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Suvarnabhumi » First flights to Suvarnabhumi Airport Thailand

Sunday, July 20th, 2008


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First Flight to Suvarnabhumi Airport ThailandThai Airways International (THAI), Bangkok Airways, Thai AirAsia, One-Two-Go Airlines, Nok Air and PB Air will stage 20 flights in and out of the 125-billion-baht facility today (July 29, 2006). The paid-for flight, TG 1881 with 375 passengers, is due to take off from Bangkok International Airport (Don Muang) at 7:45 am for the 24-minute trip.

By becoming a passenger himself, Mr Thaksin will personally see if the airport is up to scratch on arrival and departure.

He is due to fly back from Suvarnabhumi to Don Muang on flight TG 4555 at 11:19 am, according to officials.

Other flights will be taking off and landing throughout the day from Chiang Mai, Lampang, Udon Thani, Nakhon Phanom, Trat, Samui, Hat Yai, Phuket and Narathiwat.

Most of the aircraft will be Boeing 737s and Airbus A320s, capable of carrying 145 to 160 passengers each. The smallest plane is a narrow-bodied Brazilian-made Embraer 145 LR from PB Air, with 50 passengers.

Mr Chotisak said most of the 4,834 seats had already been booked.

All the navigation control systems, air and ground handling support and passenger service facilities such as restaurants and duty-free shops, and city-bound buses were in place, he said.

The Department of Civil Aviation has issued an interim operating licence for Suvarnabhumi in line with the operating and safety standards set by the International Civil Aviation Organisation.

The airport’s operation was covered by a policy from Dhipaya Insurance, ”so there should be not any doubts in the public’s minds that the airport is not ready or is unsafe,” Mr Chotisak said.

Charuek Kungwanphanich, the managing director of SET-listed Dhipaya, said the industrial all-risks policy covered a sum insured worth 42 billion baht, and personal liability for third parties worth US$200 million per accident.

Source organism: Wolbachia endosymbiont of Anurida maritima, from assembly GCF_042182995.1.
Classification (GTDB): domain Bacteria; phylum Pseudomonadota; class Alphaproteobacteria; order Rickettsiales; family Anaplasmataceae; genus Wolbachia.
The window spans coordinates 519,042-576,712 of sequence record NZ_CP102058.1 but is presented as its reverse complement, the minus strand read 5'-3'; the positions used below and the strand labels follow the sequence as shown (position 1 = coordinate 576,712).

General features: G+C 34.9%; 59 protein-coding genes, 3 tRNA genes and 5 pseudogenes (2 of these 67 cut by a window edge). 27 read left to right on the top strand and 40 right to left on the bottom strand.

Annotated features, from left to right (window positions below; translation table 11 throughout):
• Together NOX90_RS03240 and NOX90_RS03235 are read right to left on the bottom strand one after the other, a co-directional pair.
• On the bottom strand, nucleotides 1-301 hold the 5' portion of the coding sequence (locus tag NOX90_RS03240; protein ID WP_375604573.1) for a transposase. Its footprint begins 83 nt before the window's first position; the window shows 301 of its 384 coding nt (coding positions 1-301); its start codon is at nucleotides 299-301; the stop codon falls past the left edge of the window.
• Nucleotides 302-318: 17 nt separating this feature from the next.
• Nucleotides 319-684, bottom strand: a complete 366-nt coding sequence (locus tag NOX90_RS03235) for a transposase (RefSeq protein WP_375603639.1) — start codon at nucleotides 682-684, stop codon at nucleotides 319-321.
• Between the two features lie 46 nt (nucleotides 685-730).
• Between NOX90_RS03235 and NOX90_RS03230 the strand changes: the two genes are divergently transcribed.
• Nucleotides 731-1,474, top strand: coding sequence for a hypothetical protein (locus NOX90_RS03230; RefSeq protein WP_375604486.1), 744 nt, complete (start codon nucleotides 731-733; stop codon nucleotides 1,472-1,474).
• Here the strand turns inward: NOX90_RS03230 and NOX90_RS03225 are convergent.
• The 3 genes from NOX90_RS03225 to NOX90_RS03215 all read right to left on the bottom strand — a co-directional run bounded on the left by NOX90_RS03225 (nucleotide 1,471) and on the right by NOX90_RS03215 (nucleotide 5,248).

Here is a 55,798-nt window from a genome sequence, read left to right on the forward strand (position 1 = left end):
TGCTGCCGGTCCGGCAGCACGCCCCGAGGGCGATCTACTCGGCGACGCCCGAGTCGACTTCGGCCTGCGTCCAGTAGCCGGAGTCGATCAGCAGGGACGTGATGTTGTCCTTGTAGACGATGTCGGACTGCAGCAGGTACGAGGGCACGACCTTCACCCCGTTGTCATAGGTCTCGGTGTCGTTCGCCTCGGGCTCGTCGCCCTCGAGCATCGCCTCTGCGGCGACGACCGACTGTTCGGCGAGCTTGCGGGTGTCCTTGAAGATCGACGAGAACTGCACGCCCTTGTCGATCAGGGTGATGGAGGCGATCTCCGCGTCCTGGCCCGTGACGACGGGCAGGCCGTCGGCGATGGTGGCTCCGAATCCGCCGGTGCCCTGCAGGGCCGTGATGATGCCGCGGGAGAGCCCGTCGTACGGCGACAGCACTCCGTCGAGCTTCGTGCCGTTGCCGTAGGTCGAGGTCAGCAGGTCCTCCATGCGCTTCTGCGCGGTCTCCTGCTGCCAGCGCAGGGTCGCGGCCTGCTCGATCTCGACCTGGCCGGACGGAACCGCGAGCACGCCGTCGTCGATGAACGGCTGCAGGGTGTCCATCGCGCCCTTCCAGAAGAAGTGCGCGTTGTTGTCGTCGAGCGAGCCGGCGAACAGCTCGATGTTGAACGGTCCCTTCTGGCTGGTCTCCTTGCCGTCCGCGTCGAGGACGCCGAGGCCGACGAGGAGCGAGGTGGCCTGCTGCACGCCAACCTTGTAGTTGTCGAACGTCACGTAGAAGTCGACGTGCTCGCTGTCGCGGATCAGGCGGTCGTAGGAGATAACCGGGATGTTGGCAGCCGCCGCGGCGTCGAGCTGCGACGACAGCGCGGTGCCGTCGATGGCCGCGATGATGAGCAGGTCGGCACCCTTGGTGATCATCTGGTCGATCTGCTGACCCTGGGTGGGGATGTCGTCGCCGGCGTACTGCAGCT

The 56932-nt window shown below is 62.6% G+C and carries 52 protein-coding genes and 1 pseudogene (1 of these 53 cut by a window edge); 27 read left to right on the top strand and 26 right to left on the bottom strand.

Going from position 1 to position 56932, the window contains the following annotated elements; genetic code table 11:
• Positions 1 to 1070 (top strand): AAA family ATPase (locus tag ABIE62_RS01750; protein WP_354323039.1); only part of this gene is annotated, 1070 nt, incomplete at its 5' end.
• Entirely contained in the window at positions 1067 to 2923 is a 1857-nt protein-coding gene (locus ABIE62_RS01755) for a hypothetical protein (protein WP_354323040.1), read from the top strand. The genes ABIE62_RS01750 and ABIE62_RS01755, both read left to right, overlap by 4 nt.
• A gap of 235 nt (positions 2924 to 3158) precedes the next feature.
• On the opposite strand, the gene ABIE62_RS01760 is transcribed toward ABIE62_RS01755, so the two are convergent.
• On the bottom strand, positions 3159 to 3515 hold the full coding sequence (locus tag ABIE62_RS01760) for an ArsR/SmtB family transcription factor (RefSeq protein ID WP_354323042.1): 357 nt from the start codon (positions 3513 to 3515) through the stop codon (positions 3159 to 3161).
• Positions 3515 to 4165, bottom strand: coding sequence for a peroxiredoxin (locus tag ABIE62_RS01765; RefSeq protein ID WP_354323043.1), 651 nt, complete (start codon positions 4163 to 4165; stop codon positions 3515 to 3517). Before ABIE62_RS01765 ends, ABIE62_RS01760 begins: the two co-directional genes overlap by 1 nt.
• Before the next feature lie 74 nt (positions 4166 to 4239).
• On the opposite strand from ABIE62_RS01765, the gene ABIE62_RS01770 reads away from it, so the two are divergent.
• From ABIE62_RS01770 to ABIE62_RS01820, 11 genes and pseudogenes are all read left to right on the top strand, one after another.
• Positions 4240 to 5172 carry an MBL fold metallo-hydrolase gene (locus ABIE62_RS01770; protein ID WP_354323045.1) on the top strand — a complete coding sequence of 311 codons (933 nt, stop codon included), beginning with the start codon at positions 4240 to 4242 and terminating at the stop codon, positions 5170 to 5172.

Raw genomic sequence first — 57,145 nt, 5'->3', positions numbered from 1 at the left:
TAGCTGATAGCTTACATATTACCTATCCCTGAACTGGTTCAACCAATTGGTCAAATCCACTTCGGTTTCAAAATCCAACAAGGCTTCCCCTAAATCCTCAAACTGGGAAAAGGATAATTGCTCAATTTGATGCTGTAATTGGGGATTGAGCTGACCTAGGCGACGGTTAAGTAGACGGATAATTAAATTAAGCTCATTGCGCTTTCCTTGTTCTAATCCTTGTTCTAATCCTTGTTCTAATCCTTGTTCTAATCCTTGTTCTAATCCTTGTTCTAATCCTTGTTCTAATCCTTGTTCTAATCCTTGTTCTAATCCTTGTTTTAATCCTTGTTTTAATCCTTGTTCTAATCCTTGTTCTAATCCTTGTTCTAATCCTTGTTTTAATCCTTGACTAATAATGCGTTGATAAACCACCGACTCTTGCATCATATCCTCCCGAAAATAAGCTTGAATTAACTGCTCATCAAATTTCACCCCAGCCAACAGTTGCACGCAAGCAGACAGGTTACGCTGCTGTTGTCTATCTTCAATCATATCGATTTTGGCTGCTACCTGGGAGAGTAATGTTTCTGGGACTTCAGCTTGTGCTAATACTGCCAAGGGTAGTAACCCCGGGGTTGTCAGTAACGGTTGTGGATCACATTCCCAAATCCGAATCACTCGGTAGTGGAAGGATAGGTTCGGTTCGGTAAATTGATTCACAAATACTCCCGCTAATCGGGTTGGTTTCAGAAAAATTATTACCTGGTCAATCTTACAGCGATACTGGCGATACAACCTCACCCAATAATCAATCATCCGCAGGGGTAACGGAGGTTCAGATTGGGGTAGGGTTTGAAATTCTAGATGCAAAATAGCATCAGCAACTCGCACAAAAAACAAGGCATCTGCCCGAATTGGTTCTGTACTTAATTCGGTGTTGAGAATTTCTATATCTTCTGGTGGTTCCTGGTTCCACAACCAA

Given the high risk and relatively large amount, Mr Charuek said the company had sought reinsurance cover from both local and international companies.

Mr Chotisak’s assurances came as aviation experts questioned the usefulness of today’s flights as a gauge of readiness, since they were limited in number and all domestic.

Suvarnabhumi airport was designed to handle 45 million passengers a year, or about 125,000 a day, and 76 flights per hour.

”It is most likely that you will hear politicians and senior AoT officials come out to declare the test an unqualified success. Of course, it would be because the test is only superficial,” the executive said.

Plagued by construction flaws, delays and corruption allegations, Suvarnabhumi missed its Sept 29, 2005 opening deadline, which was rescheduled to June and then to Sept 28 this year.

Symbolic first test flights involving two Thai Airways aircraft were held on Sept 29 last year.

Aviation groups, such as the International Air Transport Association and the Board of Airline Representatives in Thailand, remain sceptical about the new opening date, warning that a premature inauguration would cause embarassment to the country.

Cathay Pacific chief operating officer Antony Tyler was among those advocating a prudent approach.

Mr Tyler said Thailand should avoid making the same mistake as Hong Kong and Kuala Lumpur, which opened their new airports early.

But Mr Chotisak yesterday expressed confidence that a Sept 28 opening was realistic and achievable.

Meanwhile, THAI, Thai AirAsia and Bangkok Airways have initially agreed to make their first international test flights in and out of Suvarnabhumi on Sept 1, according to Mr Chotisak.

The first and the largest airplane to touch down will be a THAI Boeing 747-400 jumbo jet with caretaker prime minister Thaksin Shinawatra and cabinet members on board at 8.09 am.


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